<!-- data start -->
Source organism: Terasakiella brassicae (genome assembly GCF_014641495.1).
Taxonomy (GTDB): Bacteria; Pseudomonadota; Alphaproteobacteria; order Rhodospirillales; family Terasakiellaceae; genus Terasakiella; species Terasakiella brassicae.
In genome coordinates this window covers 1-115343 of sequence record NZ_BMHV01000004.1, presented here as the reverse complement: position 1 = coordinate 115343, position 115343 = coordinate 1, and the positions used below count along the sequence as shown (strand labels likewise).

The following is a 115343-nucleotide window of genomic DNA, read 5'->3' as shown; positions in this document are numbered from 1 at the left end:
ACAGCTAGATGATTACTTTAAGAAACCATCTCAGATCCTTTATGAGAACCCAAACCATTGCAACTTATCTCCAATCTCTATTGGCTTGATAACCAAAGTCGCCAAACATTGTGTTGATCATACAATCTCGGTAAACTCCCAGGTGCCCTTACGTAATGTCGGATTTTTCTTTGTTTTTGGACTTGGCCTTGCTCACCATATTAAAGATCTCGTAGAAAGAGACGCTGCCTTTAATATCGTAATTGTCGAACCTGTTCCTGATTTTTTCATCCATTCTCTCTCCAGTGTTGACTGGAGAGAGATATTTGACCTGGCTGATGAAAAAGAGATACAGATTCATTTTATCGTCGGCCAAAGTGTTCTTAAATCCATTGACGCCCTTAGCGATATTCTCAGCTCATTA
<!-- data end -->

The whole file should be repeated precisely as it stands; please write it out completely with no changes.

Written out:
Source organism: Terasakiella brassicae (genome assembly GCF_014641495.1).
Taxonomy (GTDB): Bacteria; Pseudomonadota; Alphaproteobacteria; order Rhodospirillales; family Terasakiellaceae; genus Terasakiella; species Terasakiella brassicae.
In genome coordinates this window covers 1-115343 of sequence record NZ_BMHV01000004.1, presented here as the reverse complement: position 1 = coordinate 115343, position 115343 = coordinate 1, and the positions used below count along the sequence as shown (strand labels likewise).

The following is a 115343-nucleotide window of genomic DNA, read 5'->3' as shown; positions in this document are numbered from 1 at the left end:
ACAGCTAGATGATTACTTTAAGAAACCATCTCAGATCCTTTATGAGAACCCAAACCATTGCAACTTATCTCCAATCTCTATTGGCTTGATAACCAAAGTCGCCAAACATTGTGTTGATCATACAATCTCGGTAAACTCCCAGGTGCCCTTACGTAATGTCGGATTTTTCTTTGTTTTTGGACTTGGCCTTGCTCACCATATTAAAGATCTCGTAGAAAGAGACGCTGCCTTTAATATCGTAATTGTCGAACCTGTTCCTGATTTTTTCATCCATTCTCTCTCCAGTGTTGACTGGAGAGAGATATTTGACCTGGCTGATGAAAAAGAGATACAGATTCATTTTATCGTCGGCCAAAGTGTTCTTAAATCCATTGACGCCCTTAGCGATATTCTCAGCTCATTA